There are many questions that can be asked, and my experience is that while many companies take the right approach to managing their business, there are an equal number that truly do not get everything they can out of the existing resources they have at their disposal.
In order to continue serving customers profitably, merchants must ensure that they’re doing everything possible to improve the level of service they receive from existing service providers, or be willing to utilize the services of others when their needs aren’t being met. And rather than placing the entire burden of cost reduction on service providers, businesses must also look to ways to reduce their own costs while meeting customers’ expectations. In an increasingly competitive market, your customers are not the only ones looking to you to deliver a better value – your shareholders are as well.
We are in the crosshairs of the busiest retail period of the year. As many retailers expect to realize as much as 40% of their annual revenues in the weeks leading up to December 25, most are pulling out all of the stops trying to bring those shoppers in the door — whether it is brick-and-mortar or e-commerce/catalog storefronts. As with years past, one of the biggest promotions used in the direct-to-consumer space is ‘Free Shipping.’ Therefore, the questions some may ask are:
• How effective is free shipping in bringing customers in the ‘door?’
• Do consumers expect free shipping after the cheer of the season has passed? and,
• What is the impact on the retailer’s bottom line?
Some questions are more easily answered than others are, and some may entirely depend on how a retailer chooses to market their products – so let us look.
Bringing Customers in the Door
One of the largest contributors to shopping cart abandonment is shipping costs. Many retailers have gravitated toward low-cost ground shipping to reduce consumer costs, but the fact remains that consumers are watching every dollar — and the carrot of free shipping is almost impossible to pass up. While that is great news for the retailers, they need to proceed with caution by informing consumers what ‘free shipping’ typically means. The package will typically ship via the most economical channel, and customers need to be aware that there are very specific cutoff times for orders to ensure its arrival on time. It sounds obvious, and to those of us in the industry – it is, but consumers oftentimes see what they want to see, and the frenzy created around ‘free’ anything oftentimes causes them to look past the fine print. A word of advice, proceed with caution when making decisions that could adversely affect the customer experience.
Setting Future Consumer Expectations
Online revenues this holiday shopping season are up, way up. Estimates have identified increases of up to 30% or more, meaning that more people are shopping online and buying more online than in the past. Some retailers have engineered entire marketing programs around free shipping to drive business all year, and others are just beginning to explore the opportunity. For the latter – it’s critical to understand what it may take to ensure future success while understanding free shipping’s impact on its holiday success. If your merchandise selection is unique in that consumers have a limited or no option in securing the same or similar items elsewhere, then it may not be a good strategy. However, if you find that the ability to offer free shipping for the same or similar merchandise to your competitors really helped to drive increased volumes, it may be an excellent opportunity to identify new, long-term customers.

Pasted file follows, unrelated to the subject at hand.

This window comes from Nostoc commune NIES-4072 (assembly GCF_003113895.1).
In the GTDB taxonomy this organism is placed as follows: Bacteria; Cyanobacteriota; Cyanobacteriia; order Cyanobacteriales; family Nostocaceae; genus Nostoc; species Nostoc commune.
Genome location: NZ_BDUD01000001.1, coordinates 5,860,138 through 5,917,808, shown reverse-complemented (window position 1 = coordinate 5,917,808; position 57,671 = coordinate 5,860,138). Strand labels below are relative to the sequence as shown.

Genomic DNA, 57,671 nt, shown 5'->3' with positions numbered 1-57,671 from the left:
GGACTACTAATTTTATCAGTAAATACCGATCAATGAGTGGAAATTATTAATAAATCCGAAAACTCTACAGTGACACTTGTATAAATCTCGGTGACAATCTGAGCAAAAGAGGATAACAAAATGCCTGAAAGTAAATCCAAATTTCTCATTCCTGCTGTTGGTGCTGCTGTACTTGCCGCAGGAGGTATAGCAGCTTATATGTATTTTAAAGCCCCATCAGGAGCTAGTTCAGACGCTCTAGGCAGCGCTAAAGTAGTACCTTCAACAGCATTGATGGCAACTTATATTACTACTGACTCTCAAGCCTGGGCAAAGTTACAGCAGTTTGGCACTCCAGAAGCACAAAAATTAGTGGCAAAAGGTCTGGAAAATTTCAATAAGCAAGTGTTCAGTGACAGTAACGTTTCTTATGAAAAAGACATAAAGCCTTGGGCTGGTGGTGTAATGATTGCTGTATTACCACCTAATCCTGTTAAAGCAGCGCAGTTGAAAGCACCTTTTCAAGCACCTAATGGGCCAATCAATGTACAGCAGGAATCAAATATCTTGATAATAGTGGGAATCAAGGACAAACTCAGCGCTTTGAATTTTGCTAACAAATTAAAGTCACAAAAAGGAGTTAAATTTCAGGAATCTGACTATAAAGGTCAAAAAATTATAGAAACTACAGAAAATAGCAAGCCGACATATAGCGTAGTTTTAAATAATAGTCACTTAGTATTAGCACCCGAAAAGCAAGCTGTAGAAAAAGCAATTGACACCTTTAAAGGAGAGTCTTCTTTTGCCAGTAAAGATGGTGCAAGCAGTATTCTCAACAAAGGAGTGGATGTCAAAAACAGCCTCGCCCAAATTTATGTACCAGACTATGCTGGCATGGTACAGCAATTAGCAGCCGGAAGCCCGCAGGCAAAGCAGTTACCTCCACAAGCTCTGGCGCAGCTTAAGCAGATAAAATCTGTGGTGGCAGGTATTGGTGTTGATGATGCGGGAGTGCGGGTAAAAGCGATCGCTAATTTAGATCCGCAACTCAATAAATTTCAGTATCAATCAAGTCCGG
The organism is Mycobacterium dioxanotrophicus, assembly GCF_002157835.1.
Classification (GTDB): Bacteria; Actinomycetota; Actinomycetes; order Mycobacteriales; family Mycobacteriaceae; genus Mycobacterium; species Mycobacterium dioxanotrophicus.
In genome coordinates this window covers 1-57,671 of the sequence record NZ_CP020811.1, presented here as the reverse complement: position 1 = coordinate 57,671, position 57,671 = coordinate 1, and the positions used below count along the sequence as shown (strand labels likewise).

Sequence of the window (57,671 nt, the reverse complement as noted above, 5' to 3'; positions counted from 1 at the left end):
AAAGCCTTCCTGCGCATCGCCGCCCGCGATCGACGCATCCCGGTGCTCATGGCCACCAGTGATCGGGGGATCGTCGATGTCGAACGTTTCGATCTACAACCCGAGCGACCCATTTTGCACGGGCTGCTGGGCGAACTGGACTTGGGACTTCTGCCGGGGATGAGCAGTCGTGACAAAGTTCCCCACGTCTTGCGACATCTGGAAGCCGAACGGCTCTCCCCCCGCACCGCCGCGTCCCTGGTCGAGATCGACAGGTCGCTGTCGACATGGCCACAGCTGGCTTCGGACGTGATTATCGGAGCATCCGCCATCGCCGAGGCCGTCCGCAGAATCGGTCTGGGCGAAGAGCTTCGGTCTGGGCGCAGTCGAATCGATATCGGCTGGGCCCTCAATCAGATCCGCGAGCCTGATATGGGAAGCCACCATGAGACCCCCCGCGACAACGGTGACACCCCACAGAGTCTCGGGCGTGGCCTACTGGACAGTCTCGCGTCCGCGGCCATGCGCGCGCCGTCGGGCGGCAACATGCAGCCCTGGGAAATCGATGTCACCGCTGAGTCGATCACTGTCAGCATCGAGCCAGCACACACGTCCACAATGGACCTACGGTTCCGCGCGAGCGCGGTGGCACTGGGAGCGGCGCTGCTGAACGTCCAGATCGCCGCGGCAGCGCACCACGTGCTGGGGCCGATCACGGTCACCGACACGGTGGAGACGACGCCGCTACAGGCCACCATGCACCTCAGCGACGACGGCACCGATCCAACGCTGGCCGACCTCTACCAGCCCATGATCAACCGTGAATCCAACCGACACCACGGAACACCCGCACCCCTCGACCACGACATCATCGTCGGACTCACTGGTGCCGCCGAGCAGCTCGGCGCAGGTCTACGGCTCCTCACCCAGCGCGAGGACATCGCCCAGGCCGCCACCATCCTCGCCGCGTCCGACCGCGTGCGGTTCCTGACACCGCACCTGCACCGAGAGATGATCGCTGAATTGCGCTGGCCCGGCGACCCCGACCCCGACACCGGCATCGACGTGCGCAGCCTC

Free Shipping and the Bottom Line
In an extremely competitive environment, every penny counts — as evidenced by some premium retail brands that have steadfastly refused to offer discounts in the past jumping on board to discount products this holiday season. Combined with the fact that total landed transportations costs can account for as much as 40% of a company’s operations budget, there is very little room for absorbing additional costs. So, the scenario any merchant needs to assess is if their business is healthy enough to absorb these incremental costs, how will it immediately impact operating income, and will it open the door to new, sustainable revenue opportunities that will pay dividends down the stretch? All of these are tough questions, and all of them require a merchant’s full attention — because once the decision is made to go down this path, changing course could create a sour taste in the mouth of its most valued asset, the customer.
I appreciate your time during what is undoubtedly a busy time of year for all of us in the industry. I wish you all much success for a strong close and an even better 2011.
After peak season, how can you take a fresh look at your business and make improvements for next year? Evaluating the previous season and assessing the performance of your company as a whole is one of the largest challenges coming out of peak, particularly when analyzing the impact something as ‘simple as shipping’ has had on the overall operating plan. But considering the fact that transportation can account for up to 40% of a company’s total annual operations budget, an accurate assessment is essential.
By establishing a formal process to measure post‐peak performance, your company can drive improved results for the year ahead. A thorough review of peak performance includes a taking hard look and asking the right questions of areas all across the business, including:
By establishing a formal process by which post peak performance will be evaluated, your company will be better positioned to drive improved results for the year ahead. So what questions should you ask of each area? Take a closer look by downloading the PDF “Assessing Performance After Peak.”